The recession, which started in the third quarter of 2022, is likely to be fairly short and very mild, by comparison with previous ones. GDP in real terms (that’s to say after taking account of inflation) is forecast by HSBC to contract by not much more than 1%, as against the falls of around 6% suffered in the early 1980s and again in 2008-09. But while the economy should start to grow again later in 2023, it’s going to be well into 2024 before it’s the same size as it was before Covid struck. Taking 2023 as a whole, real GDP is expected to contract by 0.6% compared with last year, with a sluggish revival of 1.5% penciled in for 2024.
The reason that the economy finds itself in a recession is primarily the sharp squeeze on the spending power of households, brought about by very high gas and electricity prices and more generally by the fact that inflation has been running well ahead of the increase in earnings. Although inflation is now set to ease, having peaked at 11.1% last October, getting it back to the government’s target of 2% is likely to take at least three years. But, once inflation is back roughly in line with earnings growth, then the squeeze on living standards will abate, allowing the economy as a whole to start expanding again.
With many people forced to cut back on day-to-day spending, the retail and hospitality sectors will face an especially challenging time, with smaller businesses being particularly hard hit by huge increases in their energy bills. But, with some people still able to draw on savings put away during the pandemic, other activities, such as travel and leisure, may be less affected. House prices started falling towards the end of last year, and this trend is set to continue throughout 2023, with higher borrowing costs more than offsetting the shortage of supply. But, assuming that the peak of the interest rate cycle is close at hand, the drop in prices should be confined to around 5%.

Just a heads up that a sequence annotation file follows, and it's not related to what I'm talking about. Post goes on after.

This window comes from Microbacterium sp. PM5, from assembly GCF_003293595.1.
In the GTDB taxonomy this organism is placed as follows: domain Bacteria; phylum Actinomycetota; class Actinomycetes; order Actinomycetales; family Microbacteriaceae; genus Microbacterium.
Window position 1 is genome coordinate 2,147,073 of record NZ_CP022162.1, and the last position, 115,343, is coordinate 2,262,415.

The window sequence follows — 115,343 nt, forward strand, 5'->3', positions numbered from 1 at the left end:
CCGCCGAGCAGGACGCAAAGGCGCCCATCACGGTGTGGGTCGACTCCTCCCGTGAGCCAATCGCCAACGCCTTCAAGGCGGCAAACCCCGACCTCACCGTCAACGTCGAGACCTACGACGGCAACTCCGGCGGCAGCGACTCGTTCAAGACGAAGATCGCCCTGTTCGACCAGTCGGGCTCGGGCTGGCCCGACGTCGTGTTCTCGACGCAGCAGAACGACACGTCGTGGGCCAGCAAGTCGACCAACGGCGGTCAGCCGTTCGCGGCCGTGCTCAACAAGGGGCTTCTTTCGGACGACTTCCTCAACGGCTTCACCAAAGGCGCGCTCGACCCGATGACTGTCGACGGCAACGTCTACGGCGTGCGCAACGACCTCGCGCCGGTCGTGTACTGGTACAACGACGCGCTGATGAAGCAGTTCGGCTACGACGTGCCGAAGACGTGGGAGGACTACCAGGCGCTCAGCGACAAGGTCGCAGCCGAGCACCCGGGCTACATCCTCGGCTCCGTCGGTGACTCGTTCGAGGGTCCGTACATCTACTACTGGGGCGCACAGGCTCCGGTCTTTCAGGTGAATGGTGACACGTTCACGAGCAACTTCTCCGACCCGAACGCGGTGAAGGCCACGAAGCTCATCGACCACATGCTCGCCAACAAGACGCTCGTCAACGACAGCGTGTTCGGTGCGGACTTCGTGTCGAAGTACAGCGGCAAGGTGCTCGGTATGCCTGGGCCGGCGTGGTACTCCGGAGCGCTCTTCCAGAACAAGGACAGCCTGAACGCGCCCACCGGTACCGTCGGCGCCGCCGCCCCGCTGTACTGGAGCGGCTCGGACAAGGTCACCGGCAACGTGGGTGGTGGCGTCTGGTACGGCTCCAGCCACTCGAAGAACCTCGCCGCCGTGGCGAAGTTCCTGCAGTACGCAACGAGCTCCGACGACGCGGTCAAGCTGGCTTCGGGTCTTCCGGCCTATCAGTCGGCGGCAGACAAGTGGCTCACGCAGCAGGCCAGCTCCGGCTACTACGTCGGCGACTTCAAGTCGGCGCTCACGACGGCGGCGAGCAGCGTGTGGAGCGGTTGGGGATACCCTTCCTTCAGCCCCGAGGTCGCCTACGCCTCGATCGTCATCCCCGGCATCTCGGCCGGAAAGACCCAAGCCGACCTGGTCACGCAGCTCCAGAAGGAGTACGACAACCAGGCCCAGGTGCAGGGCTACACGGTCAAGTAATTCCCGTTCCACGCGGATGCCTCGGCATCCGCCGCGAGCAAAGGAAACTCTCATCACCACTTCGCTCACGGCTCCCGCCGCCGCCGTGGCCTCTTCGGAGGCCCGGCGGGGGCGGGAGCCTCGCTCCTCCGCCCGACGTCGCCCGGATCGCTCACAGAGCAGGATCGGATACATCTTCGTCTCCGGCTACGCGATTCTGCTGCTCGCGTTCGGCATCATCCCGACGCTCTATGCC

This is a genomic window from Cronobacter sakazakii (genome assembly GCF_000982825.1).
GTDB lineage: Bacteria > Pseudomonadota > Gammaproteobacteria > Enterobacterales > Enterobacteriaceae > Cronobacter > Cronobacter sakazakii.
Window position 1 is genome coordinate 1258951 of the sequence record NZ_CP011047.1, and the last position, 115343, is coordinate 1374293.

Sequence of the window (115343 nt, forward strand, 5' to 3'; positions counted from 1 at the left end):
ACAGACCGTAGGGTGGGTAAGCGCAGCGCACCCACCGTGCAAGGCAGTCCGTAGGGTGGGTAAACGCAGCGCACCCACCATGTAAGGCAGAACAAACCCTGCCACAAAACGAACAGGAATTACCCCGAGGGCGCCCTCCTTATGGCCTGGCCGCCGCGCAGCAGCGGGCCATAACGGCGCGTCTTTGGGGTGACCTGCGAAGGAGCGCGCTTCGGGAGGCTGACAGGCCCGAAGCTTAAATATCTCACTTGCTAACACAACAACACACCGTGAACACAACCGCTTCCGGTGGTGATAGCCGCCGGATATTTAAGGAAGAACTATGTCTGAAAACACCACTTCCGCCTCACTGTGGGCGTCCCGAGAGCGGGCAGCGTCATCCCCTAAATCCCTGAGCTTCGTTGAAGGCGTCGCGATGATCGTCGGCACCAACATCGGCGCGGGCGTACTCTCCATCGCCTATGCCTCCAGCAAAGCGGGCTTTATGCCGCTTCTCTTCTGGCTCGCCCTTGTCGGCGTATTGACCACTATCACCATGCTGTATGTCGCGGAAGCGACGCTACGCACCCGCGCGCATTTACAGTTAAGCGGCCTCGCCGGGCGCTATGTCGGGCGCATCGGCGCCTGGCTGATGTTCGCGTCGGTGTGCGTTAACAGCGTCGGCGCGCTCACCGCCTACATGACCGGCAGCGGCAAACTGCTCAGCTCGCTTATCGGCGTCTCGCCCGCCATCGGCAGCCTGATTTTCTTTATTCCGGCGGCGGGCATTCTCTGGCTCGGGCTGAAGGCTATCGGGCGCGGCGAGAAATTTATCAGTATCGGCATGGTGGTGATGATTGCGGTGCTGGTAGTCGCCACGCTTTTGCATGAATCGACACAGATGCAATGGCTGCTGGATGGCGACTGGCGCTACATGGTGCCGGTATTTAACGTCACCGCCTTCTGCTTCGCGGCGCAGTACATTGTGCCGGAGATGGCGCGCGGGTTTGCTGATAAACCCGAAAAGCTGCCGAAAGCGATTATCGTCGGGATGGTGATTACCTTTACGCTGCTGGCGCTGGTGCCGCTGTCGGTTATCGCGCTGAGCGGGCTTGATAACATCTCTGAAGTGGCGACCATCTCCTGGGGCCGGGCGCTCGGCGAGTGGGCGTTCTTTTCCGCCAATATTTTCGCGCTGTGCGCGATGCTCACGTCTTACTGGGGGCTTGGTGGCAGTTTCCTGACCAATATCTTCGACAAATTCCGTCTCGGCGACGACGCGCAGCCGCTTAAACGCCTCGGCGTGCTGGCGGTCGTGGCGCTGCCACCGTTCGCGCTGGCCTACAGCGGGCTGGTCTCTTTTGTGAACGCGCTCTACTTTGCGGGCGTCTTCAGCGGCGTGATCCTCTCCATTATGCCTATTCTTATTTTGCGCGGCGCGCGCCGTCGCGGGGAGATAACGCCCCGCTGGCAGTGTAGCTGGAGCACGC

Of course, what happens to the economy isn’t just about consumers (though with spending by households accounting for nearly two-thirds of GDP, when measured in terms of expenditure, it’s hard for the other elements to counteract the effects of falling real household incomes). But, with much of the rest of the world either in recession or close to it, 2023 is likely to be challenging for exporters. Meanwhile, given the uncertainties of the present environment, the ongoing challenge of containing costs, and the imminent end of the “super deduction” investment incentive, many businesses aren’t in the mood for shelling out on capital investment projects.
The weakness of demand, coupled with higher input prices, labour costs, and interest rates, will make 2023 a tough year for many businesses, irrespective of which sectors they operate in. The number of failures has already risen sharply, and will very likely rise further, but should remain below the levels seen back in 2008-09. For one thing, this recession is nothing like as severe. And many firms are, like households, still sitting on reserves of cash built up during the pandemic, added to which businesses in general are carrying less debt than they were 15 years ago. While the economy is contracting, turnover and costs are still rising, thanks to inflation, which means that working capital needs will also keep growing.